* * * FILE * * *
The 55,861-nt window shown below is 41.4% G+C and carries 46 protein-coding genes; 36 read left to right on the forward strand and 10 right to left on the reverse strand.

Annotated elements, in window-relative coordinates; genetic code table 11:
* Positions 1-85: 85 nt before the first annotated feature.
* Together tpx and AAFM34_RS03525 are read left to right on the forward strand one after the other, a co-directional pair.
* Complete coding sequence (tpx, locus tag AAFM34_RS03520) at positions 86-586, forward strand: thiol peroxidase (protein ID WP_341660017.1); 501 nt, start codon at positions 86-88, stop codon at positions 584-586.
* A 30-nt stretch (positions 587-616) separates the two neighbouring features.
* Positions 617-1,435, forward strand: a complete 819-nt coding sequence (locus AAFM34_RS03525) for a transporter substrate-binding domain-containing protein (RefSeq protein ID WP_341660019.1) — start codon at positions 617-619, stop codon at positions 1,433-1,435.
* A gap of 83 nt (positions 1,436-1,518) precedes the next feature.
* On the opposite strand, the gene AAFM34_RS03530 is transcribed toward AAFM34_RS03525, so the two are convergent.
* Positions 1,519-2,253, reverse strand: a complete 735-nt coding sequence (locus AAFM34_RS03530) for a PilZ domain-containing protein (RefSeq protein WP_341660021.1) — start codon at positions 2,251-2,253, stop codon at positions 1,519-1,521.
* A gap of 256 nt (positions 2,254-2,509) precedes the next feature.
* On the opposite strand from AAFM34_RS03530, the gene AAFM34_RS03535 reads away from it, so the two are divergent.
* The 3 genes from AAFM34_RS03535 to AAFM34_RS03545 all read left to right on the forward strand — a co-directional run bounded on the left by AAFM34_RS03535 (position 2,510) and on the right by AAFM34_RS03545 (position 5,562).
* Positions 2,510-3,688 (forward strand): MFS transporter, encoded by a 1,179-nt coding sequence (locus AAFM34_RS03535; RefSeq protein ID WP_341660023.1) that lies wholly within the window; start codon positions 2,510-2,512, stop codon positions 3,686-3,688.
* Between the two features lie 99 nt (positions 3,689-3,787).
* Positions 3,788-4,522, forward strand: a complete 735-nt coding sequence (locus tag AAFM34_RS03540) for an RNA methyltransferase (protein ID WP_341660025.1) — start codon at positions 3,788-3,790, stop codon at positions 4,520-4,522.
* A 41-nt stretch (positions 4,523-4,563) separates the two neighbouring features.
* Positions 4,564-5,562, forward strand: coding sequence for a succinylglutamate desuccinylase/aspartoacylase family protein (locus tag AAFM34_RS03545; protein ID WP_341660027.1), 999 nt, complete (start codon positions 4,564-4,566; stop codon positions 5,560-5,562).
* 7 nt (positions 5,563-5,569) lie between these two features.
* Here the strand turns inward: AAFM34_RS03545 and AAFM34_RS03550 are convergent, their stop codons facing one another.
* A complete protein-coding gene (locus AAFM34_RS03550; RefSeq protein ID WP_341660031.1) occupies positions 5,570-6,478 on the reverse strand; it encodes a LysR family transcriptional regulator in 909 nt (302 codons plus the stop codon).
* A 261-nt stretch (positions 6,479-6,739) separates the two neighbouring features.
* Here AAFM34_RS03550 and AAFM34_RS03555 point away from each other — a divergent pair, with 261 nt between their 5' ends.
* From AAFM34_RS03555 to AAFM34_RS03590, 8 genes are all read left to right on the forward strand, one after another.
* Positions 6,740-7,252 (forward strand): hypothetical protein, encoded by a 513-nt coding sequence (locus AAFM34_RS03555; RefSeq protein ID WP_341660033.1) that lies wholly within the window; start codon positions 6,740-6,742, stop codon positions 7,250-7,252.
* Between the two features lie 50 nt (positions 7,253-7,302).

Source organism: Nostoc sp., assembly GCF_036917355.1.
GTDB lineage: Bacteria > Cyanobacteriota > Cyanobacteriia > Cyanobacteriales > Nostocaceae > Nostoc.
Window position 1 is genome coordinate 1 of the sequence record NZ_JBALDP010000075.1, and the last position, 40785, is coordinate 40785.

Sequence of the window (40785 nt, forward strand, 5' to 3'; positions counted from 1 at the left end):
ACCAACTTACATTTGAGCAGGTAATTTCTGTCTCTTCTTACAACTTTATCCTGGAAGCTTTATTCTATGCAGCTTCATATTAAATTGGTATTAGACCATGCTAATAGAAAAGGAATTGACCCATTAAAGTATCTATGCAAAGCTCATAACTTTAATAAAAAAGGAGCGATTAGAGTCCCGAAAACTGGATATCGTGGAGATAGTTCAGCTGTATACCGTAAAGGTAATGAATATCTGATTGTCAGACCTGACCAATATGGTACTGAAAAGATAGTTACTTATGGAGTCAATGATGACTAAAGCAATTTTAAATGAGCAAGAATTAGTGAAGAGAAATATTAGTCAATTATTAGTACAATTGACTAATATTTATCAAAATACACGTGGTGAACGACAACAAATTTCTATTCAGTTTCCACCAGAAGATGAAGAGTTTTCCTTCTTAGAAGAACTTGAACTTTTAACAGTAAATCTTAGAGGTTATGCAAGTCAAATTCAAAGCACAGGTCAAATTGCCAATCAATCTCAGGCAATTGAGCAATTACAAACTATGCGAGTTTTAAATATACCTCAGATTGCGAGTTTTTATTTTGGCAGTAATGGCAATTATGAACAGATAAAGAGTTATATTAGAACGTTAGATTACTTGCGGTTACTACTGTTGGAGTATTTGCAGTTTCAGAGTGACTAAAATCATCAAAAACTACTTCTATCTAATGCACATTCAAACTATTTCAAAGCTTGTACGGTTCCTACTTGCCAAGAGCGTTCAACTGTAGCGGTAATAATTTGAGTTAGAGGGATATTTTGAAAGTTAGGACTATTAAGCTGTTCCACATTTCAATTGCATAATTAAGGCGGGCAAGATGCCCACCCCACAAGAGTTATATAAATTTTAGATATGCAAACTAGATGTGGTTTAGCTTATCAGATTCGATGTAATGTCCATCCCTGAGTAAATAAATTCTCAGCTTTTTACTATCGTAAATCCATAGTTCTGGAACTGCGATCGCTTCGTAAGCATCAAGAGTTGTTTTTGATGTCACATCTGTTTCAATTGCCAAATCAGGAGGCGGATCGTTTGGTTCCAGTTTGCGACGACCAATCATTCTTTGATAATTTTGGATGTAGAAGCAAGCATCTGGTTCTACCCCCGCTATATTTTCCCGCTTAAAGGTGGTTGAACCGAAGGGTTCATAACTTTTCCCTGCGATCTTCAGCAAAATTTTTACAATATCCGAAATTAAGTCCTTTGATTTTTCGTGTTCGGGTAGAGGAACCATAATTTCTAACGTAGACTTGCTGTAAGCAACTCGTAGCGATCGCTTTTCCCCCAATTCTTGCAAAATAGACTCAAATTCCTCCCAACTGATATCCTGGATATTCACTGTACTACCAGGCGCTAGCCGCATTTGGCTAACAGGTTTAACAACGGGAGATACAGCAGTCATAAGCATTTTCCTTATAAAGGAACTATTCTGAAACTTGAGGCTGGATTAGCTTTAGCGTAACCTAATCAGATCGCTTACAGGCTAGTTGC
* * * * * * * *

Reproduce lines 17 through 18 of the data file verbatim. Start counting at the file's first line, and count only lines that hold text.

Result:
* A 41-nt stretch (positions 4,523-4,563) separates the two neighbouring features.
* Positions 4,564-5,562, forward strand: coding sequence for a succinylglutamate desuccinylase/aspartoacylase family protein (locus tag AAFM34_RS03545; protein ID WP_341660027.1), 999 nt, complete (start codon positions 4,564-4,566; stop codon positions 5,560-5,562).